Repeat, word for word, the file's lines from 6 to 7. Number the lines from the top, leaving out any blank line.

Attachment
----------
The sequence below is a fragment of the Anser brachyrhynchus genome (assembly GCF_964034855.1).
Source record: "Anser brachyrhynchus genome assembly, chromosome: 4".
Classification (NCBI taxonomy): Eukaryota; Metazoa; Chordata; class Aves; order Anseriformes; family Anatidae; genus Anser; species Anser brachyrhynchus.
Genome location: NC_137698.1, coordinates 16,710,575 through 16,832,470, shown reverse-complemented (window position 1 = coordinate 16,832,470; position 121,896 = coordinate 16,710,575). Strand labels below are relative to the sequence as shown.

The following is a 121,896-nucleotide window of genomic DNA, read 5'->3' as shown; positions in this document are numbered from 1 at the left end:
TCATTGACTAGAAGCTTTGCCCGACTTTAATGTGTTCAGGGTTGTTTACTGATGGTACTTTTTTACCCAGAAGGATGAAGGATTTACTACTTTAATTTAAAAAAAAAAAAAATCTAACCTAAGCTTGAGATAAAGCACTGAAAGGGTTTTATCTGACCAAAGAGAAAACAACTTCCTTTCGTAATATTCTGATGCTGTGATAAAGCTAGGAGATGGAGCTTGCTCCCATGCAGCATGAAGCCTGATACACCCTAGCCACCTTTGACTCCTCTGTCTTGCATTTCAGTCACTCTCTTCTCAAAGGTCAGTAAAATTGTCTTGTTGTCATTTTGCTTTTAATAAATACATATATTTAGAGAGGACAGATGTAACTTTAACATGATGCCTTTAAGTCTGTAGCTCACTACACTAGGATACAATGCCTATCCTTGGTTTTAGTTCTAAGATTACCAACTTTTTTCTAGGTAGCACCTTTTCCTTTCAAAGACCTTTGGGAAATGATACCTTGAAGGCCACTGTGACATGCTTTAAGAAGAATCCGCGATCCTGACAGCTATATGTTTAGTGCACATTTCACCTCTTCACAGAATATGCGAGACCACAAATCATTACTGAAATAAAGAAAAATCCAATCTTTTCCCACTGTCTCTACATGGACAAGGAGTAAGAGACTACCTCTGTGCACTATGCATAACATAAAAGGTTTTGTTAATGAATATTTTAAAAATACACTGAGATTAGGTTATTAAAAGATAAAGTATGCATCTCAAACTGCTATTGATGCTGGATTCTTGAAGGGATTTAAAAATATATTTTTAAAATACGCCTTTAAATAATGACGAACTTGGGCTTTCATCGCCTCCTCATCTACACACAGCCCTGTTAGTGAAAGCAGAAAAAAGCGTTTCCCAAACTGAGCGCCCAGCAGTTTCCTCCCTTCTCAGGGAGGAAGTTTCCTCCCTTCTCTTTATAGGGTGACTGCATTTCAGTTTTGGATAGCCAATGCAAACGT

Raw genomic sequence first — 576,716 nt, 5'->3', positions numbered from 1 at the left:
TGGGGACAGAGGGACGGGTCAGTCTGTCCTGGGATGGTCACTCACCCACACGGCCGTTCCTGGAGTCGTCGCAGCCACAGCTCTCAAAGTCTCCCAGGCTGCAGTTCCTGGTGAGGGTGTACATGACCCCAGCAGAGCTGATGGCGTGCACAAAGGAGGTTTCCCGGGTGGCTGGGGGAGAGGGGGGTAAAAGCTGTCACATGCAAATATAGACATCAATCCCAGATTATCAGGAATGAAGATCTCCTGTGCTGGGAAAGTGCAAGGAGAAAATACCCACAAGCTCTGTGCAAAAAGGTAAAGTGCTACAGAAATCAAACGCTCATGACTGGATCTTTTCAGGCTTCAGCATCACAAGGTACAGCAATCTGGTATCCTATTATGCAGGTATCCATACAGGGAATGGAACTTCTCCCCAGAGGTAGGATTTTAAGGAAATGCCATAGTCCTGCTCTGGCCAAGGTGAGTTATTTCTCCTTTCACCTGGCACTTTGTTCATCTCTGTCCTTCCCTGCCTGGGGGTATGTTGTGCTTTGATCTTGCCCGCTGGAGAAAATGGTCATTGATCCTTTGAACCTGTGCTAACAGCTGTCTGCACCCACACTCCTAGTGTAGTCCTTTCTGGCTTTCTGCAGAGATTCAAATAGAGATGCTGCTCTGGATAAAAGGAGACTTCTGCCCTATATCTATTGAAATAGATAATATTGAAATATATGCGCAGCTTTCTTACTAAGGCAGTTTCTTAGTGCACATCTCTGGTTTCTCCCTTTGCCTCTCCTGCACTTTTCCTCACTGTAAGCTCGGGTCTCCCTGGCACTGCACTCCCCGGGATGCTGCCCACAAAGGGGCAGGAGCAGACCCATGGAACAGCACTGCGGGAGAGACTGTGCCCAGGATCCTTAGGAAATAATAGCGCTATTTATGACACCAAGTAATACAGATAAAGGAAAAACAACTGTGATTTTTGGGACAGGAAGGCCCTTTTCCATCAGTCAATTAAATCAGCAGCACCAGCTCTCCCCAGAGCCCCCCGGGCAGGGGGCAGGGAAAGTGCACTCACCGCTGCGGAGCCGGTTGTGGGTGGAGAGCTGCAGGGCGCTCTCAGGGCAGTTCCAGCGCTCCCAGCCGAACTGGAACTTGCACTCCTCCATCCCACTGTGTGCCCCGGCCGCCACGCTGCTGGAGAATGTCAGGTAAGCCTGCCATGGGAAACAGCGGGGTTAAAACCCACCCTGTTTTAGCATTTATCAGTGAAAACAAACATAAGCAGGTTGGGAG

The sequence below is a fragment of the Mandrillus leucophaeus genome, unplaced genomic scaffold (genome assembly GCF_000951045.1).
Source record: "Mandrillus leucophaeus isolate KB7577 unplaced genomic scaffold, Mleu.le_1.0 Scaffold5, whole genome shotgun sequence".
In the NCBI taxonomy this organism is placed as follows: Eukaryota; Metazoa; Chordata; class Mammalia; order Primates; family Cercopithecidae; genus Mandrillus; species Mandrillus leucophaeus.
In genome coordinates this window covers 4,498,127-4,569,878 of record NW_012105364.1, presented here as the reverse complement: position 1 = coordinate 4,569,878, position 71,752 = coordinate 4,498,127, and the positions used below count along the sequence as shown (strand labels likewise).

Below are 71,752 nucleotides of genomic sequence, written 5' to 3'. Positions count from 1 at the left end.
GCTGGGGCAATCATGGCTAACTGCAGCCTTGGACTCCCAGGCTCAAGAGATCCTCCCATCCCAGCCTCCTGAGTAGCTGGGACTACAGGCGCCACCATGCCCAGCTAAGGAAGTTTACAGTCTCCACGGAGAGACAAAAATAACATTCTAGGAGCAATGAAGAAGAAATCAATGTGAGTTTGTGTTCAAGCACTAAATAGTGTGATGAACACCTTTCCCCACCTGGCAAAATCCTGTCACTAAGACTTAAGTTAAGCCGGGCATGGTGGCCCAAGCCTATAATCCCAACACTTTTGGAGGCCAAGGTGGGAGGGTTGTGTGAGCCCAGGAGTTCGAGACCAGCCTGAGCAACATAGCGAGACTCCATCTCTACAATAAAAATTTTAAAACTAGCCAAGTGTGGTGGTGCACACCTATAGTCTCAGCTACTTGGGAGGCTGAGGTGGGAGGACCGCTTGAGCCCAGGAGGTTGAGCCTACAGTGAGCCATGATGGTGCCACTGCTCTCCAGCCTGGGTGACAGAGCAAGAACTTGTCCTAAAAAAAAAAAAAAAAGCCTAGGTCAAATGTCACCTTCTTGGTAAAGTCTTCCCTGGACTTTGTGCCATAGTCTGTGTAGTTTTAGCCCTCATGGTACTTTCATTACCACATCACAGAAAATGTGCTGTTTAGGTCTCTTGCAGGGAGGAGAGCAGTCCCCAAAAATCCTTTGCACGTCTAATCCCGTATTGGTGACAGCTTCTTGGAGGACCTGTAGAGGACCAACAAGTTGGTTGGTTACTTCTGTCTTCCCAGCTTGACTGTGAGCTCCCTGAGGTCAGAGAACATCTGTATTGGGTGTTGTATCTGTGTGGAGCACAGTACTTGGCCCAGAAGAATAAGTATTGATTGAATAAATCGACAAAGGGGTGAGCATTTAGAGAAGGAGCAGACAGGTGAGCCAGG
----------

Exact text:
TCATTGACTAGAAGCTTTGCCCGACTTTAATGTGTTCAGGGTTGTTTACTGATGGTACTTTTTTACCCAGAAGGATGAAGGATTTACTACTTTAATTTAAAAAAAAAAAAAATCTAACCTAAGCTTGAGATAAAGCACTGAAAGGGTTTTATCTGACCAAAGAGAAAACAACTTCCTTTCGTAATATTCTGATGCTGTGATAAAGCTAGGAGATGGAGCTTGCTCCCATGCAGCATGAAGCCTGATACACCCTAGCCACCTTTGACTCCTCTGTCTTGCATTTCAGTCACTCTCTTCTCAAAGGTCAGTAAAATTGTCTTGTTGTCATTTTGCTTTTAATAAATACATATATTTAGAGAGGACAGATGTAACTTTAACATGATGCCTTTAAGTCTGTAGCTCACTACACTAGGATACAATGCCTATCCTTGGTTTTAGTTCTAAGATTACCAACTTTTTTCTAGGTAGCACCTTTTCCTTTCAAAGACCTTTGGGAAATGATACCTTGAAGGCCACTGTGACATGCTTTAAGAAGAATCCGCGATCCTGACAGCTATATGTTTAGTGCACATTTCACCTCTTCACAGAATATGCGAGACCACAAATCATTACTGAAATAAAGAAAAATCCAATCTTTTCCCACTGTCTCTACATGGACAAGGAGTAAGAGACTACCTCTGTGCACTATGCATAACATAAAAGGTTTTGTTAATGAATATTTTAAAAATACACTGAGATTAGGTTATTAAAAGATAAAGTATGCATCTCAAACTGCTATTGATGCTGGATTCTTGAAGGGATTTAAAAATATATTTTTAAAATACGCCTTTAAATAATGACGAACTTGGGCTTTCATCGCCTCCTCATCTACACACAGCCCTGTTAGTGAAAGCAGAAAAAAGCGTTTCCCAAACTGAGCGCCCAGCAGTTTCCTCCCTTCTCAGGGAGGAAGTTTCCTCCCTTCTCTTTATAGGGTGACTGCATTTCAGTTTTGGATAGCCAATGCAAACGT

Raw genomic sequence first — 576,716 nt, 5'->3', positions numbered from 1 at the left: